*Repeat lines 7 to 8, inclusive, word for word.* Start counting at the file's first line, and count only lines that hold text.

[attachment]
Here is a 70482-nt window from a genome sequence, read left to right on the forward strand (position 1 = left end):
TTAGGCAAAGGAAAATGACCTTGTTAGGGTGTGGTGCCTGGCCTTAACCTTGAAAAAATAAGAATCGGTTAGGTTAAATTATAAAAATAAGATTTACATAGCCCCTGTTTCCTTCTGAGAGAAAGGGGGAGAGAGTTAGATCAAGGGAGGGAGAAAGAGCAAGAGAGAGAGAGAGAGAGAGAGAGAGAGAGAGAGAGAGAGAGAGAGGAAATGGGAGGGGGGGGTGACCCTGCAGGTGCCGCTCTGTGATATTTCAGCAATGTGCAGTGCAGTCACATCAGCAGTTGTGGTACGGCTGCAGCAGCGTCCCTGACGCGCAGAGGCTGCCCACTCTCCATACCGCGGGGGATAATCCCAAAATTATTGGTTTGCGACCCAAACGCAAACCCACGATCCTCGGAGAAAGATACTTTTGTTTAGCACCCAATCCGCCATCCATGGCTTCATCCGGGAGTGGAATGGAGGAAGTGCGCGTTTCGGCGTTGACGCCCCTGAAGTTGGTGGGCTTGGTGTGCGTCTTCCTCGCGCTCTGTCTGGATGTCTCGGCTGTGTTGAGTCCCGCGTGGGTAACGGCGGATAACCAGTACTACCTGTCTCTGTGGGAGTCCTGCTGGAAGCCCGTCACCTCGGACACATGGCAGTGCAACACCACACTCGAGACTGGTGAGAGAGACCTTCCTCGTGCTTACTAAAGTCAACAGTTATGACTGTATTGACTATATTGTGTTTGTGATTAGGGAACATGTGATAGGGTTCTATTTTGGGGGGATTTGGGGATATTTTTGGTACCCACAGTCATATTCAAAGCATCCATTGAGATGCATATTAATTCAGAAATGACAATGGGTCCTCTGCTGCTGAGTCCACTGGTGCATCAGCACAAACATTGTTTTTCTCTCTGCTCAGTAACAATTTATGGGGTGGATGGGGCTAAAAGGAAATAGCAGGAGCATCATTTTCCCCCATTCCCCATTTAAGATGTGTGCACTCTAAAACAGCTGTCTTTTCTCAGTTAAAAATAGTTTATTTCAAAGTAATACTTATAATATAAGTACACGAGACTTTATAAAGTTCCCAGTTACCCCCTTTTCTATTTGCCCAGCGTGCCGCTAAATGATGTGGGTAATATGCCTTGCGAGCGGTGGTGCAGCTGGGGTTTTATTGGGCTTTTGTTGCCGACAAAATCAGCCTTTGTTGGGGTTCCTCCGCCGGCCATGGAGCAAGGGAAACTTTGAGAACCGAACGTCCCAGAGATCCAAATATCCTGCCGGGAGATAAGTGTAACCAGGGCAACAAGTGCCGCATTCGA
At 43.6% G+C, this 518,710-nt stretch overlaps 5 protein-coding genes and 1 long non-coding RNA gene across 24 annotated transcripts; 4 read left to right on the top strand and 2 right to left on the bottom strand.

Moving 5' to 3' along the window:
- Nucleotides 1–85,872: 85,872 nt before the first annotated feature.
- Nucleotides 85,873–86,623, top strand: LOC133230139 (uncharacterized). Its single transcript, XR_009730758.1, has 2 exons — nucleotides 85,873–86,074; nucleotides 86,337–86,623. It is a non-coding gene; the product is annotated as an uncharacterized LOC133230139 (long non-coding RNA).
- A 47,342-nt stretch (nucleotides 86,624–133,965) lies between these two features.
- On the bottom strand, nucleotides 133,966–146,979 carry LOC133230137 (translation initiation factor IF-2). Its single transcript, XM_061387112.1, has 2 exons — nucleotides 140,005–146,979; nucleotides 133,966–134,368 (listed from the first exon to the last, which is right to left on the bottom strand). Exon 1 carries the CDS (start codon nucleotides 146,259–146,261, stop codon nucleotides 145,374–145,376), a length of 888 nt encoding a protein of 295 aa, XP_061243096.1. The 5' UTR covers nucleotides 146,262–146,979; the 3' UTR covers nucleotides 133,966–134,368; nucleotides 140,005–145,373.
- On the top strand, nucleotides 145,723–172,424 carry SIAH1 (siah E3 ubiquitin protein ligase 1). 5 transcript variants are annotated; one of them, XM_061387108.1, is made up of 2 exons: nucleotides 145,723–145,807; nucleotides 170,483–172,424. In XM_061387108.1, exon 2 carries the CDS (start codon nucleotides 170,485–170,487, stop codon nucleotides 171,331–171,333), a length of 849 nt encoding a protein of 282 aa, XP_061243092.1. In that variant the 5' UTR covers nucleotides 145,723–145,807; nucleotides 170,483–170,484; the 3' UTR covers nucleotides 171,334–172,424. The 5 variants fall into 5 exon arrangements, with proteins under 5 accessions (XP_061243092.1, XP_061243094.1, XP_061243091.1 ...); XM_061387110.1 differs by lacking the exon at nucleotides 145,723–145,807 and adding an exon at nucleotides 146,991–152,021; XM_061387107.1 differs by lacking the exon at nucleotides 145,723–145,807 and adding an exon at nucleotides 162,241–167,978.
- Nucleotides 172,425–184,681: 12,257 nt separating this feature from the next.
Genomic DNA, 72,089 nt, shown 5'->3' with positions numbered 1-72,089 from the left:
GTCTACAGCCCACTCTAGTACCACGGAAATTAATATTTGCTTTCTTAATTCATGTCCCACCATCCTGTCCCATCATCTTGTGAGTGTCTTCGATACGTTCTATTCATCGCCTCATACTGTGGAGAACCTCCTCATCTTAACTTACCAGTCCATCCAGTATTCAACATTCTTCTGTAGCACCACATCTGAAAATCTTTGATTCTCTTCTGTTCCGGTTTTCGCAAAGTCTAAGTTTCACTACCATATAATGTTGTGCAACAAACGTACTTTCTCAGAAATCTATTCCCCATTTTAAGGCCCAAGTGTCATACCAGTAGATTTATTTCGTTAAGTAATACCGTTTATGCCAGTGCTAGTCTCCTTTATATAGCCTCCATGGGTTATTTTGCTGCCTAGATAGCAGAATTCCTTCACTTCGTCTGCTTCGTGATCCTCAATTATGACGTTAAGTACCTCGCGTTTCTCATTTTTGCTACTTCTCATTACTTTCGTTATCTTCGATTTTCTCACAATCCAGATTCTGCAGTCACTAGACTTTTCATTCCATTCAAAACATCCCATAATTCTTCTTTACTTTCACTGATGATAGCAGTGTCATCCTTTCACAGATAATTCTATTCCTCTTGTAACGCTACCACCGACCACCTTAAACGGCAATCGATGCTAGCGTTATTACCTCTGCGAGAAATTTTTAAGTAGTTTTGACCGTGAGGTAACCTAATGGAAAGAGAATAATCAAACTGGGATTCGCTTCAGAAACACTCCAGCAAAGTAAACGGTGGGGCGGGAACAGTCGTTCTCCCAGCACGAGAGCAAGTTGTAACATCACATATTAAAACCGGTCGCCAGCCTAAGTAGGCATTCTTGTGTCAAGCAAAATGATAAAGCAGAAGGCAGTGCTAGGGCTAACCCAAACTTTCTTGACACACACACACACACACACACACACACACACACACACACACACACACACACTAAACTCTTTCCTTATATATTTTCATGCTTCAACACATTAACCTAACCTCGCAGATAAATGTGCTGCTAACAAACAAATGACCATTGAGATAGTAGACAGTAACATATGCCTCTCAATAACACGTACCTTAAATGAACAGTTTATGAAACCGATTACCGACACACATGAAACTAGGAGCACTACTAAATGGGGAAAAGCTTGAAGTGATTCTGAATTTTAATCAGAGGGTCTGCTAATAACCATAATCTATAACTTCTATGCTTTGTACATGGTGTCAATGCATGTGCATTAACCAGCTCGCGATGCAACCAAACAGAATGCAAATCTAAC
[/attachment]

- A 47,342-nt stretch (nucleotides 86,624–133,965) lies between these two features.
- On the bottom strand, nucleotides 133,966–146,979 carry LOC133230137 (translation initiation factor IF-2). Its single transcript, XM_061387112.1, has 2 exons — nucleotides 140,005–146,979; nucleotides 133,966–134,368 (listed from the first exon to the last, which is right to left on the bottom strand). Exon 1 carries the CDS (start codon nucleotides 146,259–146,261, stop codon nucleotides 145,374–145,376), a length of 888 nt encoding a protein of 295 aa, XP_061243096.1. The 5' UTR covers nucleotides 146,262–146,979; the 3' UTR covers nucleotides 133,966–134,368; nucleotides 140,005–145,373.